We enjoy good food so long as it is vegetarian. While we have always tried to go beyond the boundaries of the food we have grown up with, food blogging has really opened up a whole new world of food and cuisine. The past year has been an adventure involving trying out new recipes or re-inventing familiar ones, though not always with success I must add.
Cynthia’s Taste Like Home, a blog I read regularly, has been my window to Caribbean cuisine. Caribbean cooking is true “fusion” cuisine with a lovely mix of French, Spanish, Dutch, Indian and African flavours. Due to this, I find it very easy to identify with a lot of the vegetables and fruits she uses in her cooking. What is more interesting to me, is that many dishes which seem familiar to me as an Indian, have taken on a new identity with very different flavours.
When I first saw Cynthia‘s Dhal puri post, I thought of deep-fried unleavened dough (which is what Indian puris are) stuffed with lentils (dhal). In fact, in my traditional Palakkad cooking, we make a stuffed roti with a jaggery-sweetened lentil filling. On reading her post, it turned out that this popular Caribbean street food was more like seasoned lentil stuffed parathas (which are stuffed north Indian flatbreads).
I bookmarked the post with plans to try that out but somehow never got around to it! This is the story with my long list of bookmarked recipes which seems to be growing like Jack’s Beanstalk (but no ogres here)!!
So I first did some reading up on the dhal puri. The one thing that struck me was that dhal puri differed slightly in how it was made and eaten in different parts of the Caribbean, which is a group of many different islands. Rather than my discussing the varieties and differences to a roti in the Caribbean (because I’m sure to get it wrong), I would definitely suggest a visit to Musings On Roti at Lifespan Of A Chenette.
Then I wrote to Cynthia asking for her recipes, and she very graciously sent me her recipes for Dhal puri and Curried Potatoes. I knew it wouldn’t be difficult to make them as I am used to making stuffed parathas and the technique for filling both parathas and dhal puri were the same.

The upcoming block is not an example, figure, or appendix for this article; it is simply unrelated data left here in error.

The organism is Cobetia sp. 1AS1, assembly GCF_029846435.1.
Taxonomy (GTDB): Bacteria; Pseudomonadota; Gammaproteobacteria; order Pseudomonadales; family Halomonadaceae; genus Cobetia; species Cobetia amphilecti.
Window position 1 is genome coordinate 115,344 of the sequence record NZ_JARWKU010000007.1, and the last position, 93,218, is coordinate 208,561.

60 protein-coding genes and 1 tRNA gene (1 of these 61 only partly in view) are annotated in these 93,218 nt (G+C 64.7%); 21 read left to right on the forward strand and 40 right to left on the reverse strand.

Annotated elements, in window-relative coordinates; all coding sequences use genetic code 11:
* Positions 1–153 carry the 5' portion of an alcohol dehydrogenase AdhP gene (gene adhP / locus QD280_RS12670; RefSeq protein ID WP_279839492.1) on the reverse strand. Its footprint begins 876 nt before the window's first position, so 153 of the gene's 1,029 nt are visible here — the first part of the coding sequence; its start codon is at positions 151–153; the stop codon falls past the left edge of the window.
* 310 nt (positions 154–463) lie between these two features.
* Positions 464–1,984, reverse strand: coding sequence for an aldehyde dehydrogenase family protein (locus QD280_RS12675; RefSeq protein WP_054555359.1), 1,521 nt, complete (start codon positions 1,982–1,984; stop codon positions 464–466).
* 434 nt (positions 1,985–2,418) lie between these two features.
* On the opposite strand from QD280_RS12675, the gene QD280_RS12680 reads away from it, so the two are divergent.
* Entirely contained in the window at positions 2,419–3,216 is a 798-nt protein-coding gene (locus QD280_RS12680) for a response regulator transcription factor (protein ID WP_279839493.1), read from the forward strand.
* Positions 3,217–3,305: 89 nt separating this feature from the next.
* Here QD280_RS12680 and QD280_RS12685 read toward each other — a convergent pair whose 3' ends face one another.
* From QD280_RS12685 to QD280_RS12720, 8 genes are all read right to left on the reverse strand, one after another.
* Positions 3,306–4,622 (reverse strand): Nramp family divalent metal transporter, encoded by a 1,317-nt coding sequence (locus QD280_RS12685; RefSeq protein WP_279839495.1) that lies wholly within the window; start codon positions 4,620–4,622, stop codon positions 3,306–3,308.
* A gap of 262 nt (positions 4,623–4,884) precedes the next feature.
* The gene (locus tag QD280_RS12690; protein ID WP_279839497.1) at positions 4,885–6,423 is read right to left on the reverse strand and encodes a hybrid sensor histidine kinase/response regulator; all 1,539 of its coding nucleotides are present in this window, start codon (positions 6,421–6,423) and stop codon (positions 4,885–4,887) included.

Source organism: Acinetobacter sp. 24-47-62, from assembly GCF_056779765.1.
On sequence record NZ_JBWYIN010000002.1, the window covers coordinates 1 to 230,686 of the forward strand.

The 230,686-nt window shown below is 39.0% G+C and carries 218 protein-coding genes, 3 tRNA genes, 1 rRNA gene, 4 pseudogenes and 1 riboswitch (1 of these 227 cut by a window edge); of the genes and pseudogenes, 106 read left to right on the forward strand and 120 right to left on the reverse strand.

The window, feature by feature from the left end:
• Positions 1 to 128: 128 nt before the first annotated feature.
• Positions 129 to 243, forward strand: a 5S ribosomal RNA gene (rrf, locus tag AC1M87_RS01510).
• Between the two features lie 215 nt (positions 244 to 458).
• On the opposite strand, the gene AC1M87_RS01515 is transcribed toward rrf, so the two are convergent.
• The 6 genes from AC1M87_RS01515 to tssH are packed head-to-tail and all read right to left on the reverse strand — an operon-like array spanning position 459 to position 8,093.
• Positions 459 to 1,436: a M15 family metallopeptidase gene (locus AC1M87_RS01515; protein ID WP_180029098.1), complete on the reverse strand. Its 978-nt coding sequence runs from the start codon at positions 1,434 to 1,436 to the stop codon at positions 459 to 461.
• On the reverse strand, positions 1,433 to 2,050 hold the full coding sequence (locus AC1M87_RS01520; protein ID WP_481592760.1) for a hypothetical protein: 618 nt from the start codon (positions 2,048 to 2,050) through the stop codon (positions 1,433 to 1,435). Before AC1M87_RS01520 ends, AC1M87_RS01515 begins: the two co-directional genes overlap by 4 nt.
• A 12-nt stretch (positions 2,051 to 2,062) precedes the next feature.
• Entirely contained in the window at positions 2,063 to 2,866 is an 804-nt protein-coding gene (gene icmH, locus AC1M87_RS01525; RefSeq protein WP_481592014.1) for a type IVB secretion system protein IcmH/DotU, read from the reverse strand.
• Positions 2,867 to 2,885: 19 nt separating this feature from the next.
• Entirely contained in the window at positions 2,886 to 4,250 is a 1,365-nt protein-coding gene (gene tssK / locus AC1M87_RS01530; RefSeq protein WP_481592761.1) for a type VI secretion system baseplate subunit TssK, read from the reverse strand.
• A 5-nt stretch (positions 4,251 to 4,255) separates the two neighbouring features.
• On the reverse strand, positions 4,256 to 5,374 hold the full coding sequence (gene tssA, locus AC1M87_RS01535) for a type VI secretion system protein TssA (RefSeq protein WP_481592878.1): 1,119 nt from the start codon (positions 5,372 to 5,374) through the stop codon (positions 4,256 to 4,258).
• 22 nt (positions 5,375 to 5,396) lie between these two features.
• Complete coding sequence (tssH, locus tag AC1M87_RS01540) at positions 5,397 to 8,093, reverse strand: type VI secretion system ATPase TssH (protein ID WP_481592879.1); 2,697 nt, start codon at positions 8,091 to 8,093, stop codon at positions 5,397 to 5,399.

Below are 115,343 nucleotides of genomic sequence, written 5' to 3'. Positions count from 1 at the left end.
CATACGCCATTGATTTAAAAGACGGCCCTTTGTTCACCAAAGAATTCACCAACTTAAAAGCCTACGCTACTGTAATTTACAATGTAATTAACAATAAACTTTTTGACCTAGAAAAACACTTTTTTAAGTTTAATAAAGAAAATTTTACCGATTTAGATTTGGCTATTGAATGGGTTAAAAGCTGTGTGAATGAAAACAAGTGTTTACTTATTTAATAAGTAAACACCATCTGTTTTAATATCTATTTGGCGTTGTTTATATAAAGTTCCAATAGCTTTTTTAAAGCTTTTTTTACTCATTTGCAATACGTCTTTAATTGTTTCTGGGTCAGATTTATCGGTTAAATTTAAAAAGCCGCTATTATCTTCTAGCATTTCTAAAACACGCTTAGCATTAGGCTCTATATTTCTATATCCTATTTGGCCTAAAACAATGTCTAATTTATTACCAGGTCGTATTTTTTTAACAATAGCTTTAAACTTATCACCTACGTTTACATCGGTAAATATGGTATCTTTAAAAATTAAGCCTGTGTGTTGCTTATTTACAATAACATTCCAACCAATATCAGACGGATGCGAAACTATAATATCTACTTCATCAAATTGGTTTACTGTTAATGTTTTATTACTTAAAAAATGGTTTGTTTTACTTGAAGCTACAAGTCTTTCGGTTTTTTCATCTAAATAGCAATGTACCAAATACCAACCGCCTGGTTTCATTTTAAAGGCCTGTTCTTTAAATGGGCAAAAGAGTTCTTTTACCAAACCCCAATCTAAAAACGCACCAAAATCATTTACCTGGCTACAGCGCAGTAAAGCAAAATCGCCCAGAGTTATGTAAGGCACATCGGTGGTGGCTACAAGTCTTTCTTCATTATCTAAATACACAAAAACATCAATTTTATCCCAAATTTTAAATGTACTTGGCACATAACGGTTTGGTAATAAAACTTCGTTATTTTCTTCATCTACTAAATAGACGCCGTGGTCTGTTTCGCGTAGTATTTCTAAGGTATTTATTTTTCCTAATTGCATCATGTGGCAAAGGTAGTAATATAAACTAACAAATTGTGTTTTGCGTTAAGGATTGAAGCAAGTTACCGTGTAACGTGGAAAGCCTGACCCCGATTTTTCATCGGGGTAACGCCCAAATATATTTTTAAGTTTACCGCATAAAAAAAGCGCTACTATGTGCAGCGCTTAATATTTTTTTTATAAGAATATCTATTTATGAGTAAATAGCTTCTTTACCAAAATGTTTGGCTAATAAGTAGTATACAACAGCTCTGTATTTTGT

I was expecting a recipe similar to one for parathas, but I was surprised to see a few differences as far as the ingredients for the dough and filling were concerned. The method of mixing, kneading and preparing the dough, on the other hand, reminded me of the way the cooks make dough for “porottas” in roadside food stalls in Cochin!
Similarly, while all the ingredients for the Curried Potatoes are what I routinely use in my cooking, I found Cynthia’s combination quite different. According to Cynthia, dhal puri is usually served a dab of achar (typical Indian style pickles) or sour ( a tamarind, mango and bilimbi chutney)
I read somewhere (couldn’t find the link) that dhal puri is also served with curried potatoes, chana or curried chicken. We had a satisfying dinner of dhal puri with curried potatoes, my version of sour (which was a store bought sweet and sour mango chutney) and some plain home-made yogurt.
As Cynthia has just had her “My Caribbean Cookbook” published, she has requested that her recipes not be posted for reasons I’m sure everyone will appreciate. So you will only find my pictures of both the preparations at this post.